I’ve got one more thing to point at when it comes to characters, and that is the main character Tom. He felt a bit shallow, and I never felt I got to know him much. He seems like a typical protagonist, doing the right or heroic thing because he is the protagonist. There was not one choice he made during the book that made me think “oh yes, that’s exactly what Tom would do!” Because I don’t know what would be typical of him to do. I want to know Tom more. I want to know what made Tom the way he is, I want to know about his childhood, about his choices in life and just get a feeling that this is a person I know something about. I never quite felt that. I also want to know more about his relationship with the character Jo, which I first of all were wondering who were to Tom way too long and which I second of all never felt much for because it was never explained just how deep this bond was or why. This would have improved the book a lot for me.

And so I want to point out my two favorite characters in the book, because they both really saved the book for me. A lot.

Kate, the journalist, is my absolute favorite character and I just loved her. She probably scores some extra points for me because I can relate to her, being a journalist myself, only she’s at a point in her career I hope I’ll get to one day. So, I kind of look up to her as well, and every section of the book containing Kate inspired me to keep up my studies so that I too can land a cool job one day.

Kate is not only a good character because I admire her and relate to her, but she has reasons to behave the way she does and act the way she does. She has a clear goal, and we get to know early that she takes her job seriously and is willing to go long lengths to achieve this goal. I never doubted her choices, because every choice she made was a definite “Yes, that’s what Kate would do!”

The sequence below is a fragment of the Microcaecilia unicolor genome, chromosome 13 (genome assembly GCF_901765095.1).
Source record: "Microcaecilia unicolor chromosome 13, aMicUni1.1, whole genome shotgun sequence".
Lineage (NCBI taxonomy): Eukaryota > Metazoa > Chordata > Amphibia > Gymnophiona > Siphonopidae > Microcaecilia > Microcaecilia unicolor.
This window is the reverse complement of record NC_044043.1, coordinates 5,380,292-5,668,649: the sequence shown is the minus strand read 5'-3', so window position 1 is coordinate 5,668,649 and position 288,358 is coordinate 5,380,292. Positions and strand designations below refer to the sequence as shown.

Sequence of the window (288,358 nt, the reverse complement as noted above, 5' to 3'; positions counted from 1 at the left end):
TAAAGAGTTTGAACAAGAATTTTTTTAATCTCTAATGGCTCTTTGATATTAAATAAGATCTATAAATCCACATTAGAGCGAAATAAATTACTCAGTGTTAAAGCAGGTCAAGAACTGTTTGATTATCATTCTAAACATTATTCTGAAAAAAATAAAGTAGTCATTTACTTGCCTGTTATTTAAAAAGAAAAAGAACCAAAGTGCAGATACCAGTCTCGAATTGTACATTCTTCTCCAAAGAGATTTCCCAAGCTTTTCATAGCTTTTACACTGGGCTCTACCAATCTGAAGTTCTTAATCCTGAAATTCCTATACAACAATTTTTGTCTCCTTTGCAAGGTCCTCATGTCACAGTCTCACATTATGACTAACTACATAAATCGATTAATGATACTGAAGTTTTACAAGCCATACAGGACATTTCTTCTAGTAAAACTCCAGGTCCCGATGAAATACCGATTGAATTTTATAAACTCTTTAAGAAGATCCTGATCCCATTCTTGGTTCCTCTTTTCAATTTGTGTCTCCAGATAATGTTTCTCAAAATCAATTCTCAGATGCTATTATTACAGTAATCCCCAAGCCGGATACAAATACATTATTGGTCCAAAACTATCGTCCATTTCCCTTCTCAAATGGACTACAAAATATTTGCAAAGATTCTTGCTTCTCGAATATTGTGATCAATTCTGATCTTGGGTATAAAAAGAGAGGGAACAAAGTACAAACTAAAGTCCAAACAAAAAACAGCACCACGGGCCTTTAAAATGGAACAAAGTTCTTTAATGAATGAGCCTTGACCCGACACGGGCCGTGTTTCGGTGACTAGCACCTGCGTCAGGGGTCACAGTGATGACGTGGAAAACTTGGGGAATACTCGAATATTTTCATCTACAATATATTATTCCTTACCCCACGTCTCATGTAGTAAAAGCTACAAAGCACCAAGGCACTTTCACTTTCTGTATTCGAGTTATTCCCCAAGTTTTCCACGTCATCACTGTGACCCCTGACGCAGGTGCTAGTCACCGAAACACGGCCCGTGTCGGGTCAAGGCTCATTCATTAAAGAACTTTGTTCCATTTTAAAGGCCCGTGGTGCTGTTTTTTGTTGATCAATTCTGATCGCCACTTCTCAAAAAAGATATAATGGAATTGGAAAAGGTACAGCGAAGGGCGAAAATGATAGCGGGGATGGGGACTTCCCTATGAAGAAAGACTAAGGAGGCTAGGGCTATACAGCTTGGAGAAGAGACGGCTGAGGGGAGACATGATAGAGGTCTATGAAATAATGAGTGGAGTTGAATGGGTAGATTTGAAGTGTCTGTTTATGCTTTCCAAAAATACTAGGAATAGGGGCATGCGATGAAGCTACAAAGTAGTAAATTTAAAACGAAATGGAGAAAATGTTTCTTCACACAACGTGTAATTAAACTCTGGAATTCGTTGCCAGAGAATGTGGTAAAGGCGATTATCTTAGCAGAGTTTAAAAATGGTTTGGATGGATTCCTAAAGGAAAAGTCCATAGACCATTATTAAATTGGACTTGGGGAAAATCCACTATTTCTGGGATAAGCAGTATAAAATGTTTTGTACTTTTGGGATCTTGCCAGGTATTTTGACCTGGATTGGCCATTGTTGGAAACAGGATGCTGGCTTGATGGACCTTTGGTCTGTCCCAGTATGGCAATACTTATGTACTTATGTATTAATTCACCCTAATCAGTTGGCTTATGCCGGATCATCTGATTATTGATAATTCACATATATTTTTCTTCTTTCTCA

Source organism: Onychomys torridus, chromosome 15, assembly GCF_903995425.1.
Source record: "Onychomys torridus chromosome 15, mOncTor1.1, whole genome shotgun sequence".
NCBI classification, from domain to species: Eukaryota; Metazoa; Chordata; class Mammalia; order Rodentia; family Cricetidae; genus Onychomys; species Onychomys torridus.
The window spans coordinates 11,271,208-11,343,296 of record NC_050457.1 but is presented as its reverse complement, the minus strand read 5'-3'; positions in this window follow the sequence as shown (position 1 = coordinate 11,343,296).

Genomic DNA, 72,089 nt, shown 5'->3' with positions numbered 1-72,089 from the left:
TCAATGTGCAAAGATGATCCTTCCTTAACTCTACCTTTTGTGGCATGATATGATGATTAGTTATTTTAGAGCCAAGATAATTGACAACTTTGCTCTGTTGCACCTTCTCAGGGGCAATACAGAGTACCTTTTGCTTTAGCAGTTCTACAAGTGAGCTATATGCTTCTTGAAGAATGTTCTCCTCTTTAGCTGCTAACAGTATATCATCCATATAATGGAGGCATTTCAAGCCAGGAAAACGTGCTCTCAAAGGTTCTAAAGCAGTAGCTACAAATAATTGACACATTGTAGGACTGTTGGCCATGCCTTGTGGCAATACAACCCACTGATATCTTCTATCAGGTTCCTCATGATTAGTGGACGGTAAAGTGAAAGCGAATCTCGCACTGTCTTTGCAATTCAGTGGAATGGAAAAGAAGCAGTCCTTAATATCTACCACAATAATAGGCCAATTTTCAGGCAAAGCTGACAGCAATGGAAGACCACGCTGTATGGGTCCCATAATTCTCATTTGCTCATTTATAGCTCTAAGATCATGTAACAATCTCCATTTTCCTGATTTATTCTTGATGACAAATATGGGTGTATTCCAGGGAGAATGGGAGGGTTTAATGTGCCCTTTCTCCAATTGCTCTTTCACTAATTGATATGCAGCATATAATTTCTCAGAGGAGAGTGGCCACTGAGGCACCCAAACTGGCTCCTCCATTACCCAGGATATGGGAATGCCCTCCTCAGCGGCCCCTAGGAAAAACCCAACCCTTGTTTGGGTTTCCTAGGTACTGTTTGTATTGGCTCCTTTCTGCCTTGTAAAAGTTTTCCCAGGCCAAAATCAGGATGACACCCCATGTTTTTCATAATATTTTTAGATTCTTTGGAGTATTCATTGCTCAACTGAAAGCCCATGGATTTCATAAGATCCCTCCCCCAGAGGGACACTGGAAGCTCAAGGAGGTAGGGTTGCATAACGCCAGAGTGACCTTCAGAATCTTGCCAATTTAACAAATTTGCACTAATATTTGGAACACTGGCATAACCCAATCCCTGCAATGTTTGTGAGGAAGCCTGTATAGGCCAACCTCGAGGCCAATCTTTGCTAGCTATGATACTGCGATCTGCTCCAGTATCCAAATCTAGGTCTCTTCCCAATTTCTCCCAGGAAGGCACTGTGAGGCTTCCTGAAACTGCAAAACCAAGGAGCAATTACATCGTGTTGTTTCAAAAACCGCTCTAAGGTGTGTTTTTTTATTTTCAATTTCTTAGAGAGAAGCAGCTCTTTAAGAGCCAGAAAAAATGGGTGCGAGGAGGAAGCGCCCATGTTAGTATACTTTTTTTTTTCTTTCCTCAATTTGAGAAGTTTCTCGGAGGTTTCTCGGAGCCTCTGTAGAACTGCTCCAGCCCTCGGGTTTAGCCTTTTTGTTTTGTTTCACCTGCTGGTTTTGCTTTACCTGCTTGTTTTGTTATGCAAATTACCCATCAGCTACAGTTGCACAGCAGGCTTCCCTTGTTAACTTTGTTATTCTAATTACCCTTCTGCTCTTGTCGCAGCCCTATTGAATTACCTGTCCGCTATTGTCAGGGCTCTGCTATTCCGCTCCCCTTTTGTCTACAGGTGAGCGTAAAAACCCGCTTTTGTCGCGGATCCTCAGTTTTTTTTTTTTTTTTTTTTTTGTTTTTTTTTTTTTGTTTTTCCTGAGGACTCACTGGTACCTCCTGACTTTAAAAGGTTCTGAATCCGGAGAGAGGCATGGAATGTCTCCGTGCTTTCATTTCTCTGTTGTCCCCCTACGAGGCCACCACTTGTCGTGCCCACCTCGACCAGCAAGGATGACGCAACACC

Then we have Lentz. She is probably the character with the best described and most interesting background. And because of the well described background, she is also a character where I found her actions logical for her character. I know Lentz, and therefore I understand her. Making Lentz was good work, and I always envy writers who can come up with characters like this.


This book has a lot of potential that sadly was a bit ruined for me in a slightly over -complicated plot stretched above it’s maximum. There are too many characters, and too many personal agenda’s to keep up with for my taste. I also wanted a stronger main character than I got. However, the main line of the plot is brilliant, and when I reached the part of the book when I finally was able to keep track of everyone, it was exciting to read and I had some nights ending up reading for more hours than I planned. There’s also a couple of very well created characters in this book that I appreciated a lot. All in all, this was worth the read and I am definetly going to keep an eye out for what Tony Batton have in store for us readers in the future, because I really believe in this writing and I believe in this creative  mind.


January 31, 2017
Currently Reading

Page 16: Interesting

February 2, 2017
Page 28: There’s already like three different things to be curious about… you have to focus a bit, but it’s exciting! 

February 6, 2017
Page 98: I like Kate!
Page 106: Oooooh!

February 7, 2017
Page 188: Slightly confused, but also excited!

February 15, 2017
Page 230: Some answers yay! 

February 17, 2017
Page 230: I don’t know if it’s Tom or me who are the most confused. 

February 19, 2017
Page 273: Tom’s getting cocky 

February 19, 2017
Finished reading


Yes, I think I would!


This is worth a read for everyone who likes to conspire about technology, and also for people who likes thriller’s that aren’t brutal and gory favorite-quote-from-the-book

“Life is about these moments: small choices that make a big difference”